The Depository Trust & Clearing Corporation (DTCC) offers post-trade market infrastructure for financial services. It is advancing the testing phase of its project to ‘re-platform’ (ugh!) its credit derivatives Trade Information Warehouse (TIW) on distributed ledger technology (DLT) and cloud.
In 2017, DTCC’s subsidiaries processed securities transactions valued at more than US $1.61 quadrillion. Its depository provides custody and asset servicing for securities issues from 131 countries and territories valued at US $57.4 trillion. DTCC’s Global Trade Repository service maintains approximately 40 million open OTC positions per week and processes over one billion messages per month through its group of licensed trade repositories.
“The transformation of DTCC’s Trade Information Warehouse using distributed ledger and cloud technology, along with the modernization of MarkitSERV’s confirmation system, is truly a ground-breaking effort pushing the boundaries of technology use in the industry,” stated Chris Childs, CEO of DTCC DerivSERV.
“We are proud to be collaborating with a number of the world’s leading banks, MarkitSERV and all our partners on this exciting initiative to revolutionize the derivative industry’s credit market infrastructure. We look forward to launching the service next year.”
The DTCC DLT closed and open testing phases
In this ‘closed’ phase, 15 of the world’s largest global banks are:
- conducting end-to-end, structured user acceptance tests
- leveraging simulated use cases and test data
- validating the interaction between systems, firms and other key market infrastructure providers, including MarkitSERV and its new platform for credit, TradeServ.
Upon successful completion, DTCC expects to move to an ‘open’ testing phase by the end of the year. This is when other market participants and service providers will have the opportunity to undertake their own testing. DTCC anticipates both open and closed phases will completed by Q1 2019. Assuming all is successful, the plan is to go live later in 2019.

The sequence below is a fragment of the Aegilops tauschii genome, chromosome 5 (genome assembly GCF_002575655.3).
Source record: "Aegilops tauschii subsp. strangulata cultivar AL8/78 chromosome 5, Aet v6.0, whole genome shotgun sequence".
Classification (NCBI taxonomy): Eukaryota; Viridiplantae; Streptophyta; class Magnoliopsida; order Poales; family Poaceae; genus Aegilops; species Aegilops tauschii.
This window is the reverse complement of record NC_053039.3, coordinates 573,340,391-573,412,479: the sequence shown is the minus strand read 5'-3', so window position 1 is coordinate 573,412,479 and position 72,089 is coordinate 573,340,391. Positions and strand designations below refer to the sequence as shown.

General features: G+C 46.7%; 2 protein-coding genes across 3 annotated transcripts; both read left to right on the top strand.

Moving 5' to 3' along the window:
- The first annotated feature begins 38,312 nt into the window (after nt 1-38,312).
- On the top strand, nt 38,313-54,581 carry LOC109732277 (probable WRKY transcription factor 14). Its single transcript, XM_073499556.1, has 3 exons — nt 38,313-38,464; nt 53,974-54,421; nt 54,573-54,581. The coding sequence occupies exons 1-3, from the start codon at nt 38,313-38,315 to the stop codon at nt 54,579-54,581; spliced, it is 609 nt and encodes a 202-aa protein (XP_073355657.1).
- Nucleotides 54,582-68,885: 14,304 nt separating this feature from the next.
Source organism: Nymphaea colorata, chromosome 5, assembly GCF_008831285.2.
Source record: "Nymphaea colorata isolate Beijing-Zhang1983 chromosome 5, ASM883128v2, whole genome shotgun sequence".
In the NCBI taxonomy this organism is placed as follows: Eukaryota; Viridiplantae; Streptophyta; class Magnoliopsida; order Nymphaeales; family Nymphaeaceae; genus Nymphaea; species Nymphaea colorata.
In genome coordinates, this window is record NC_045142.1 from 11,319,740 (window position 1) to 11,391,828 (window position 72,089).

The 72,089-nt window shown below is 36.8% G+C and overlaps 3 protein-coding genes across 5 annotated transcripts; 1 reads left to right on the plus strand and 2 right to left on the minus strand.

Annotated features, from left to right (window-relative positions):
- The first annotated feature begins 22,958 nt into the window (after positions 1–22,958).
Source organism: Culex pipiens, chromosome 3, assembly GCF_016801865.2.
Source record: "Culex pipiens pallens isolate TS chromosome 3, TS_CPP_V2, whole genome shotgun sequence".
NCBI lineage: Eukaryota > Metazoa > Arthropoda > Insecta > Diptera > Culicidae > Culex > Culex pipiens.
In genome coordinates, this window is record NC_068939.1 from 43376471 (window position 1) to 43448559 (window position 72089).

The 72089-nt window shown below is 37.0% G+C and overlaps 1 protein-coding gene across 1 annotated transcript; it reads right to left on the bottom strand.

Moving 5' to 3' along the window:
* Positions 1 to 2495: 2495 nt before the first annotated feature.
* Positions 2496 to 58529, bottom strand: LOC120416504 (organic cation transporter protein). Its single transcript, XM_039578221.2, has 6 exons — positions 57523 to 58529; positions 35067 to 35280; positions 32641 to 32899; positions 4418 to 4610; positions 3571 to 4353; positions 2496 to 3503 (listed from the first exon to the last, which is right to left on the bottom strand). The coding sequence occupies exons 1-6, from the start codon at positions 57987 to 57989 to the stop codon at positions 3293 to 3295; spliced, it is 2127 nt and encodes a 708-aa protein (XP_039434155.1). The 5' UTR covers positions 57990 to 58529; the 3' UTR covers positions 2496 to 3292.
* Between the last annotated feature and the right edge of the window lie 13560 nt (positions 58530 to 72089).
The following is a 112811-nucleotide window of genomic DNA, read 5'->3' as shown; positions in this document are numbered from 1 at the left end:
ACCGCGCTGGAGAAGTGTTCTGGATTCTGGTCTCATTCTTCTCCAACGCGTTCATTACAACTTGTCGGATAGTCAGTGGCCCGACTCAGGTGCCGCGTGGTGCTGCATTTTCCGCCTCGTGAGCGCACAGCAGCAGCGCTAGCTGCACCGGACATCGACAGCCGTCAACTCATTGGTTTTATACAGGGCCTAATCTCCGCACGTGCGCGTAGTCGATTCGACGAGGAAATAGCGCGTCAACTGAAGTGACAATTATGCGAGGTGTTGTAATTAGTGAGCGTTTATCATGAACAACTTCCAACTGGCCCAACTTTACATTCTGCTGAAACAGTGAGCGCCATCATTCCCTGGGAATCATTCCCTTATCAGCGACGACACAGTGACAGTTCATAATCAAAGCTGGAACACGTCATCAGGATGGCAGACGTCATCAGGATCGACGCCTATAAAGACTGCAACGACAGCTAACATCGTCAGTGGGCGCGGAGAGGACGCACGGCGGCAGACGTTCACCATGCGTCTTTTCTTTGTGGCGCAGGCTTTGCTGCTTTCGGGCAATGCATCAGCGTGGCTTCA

Technology and participants
The TIW serves as the golden record for bilateral credit derivatives. It delivers lifecycle events, payment calculations and settlement through CLS. The standardized nature of the process flows and data models makes credit derivatives a solid test instance for distributed ledger technology. Bolstered by common data standards and governance, a DLT-based TIW service will enable the industry to process and report to regulators from the same data record.
Additionally, the TIW includes cleared derivative positions from:
- the Japan Securities Clearing Corporation (JSCC)
- LCH SA’s CDSClear.
Cumulatively the TIW provides market transparency through its public reporting. This occurs across both cleared and uncleared transactions.
Since selecting the consortium of IBM, Axoni, and R3, DTCC and its partners have completely recoded the functionality of the TIW, utilizing DLT and the cloud in only 18 months. IBM is leading the initiative by providing:
- program management
- DLT expertise
- integration services.
Axoni provides the distributed ledger infrastructure and smart contract applications built on the AxCore blockchain protocol. R3 is acting as a solution advisor.
TIW financial participants
Among the TIW financial participants are:
- Credit Suisse
- Deutsche Bank
- J.P. Morgan
- Wells Fargo
- IHS Markit
- Intercontinental Exchange (ICE).
“We are pleased to be working with DTCC, our partners and colleagues on this exciting project to bring distributed ledger technology to life in a demonstrable way that will enhance efficiencies and lower costs and risks for the industry,” stated Lee Braine from the Chief Technology Office at Barclays.
Enterprise Times: what does this mean
Moving to the closed testing phase for the blockchain-based TIW represents a major step forward. If, as the DTCC believes, the open phase can complete by the end of March 2019, this will be a major achievement, and a big step forward for the credibility of blockchains for financial services. Furthermore, it potentially satisfies most of the Enterprise Times criteria for a successful, blockchain implementation.
That said, this is a permissioned blockchain. Only the approved will be able to participate, which means that much of what the participants learn will likely not become available to the general blockchain marketplace.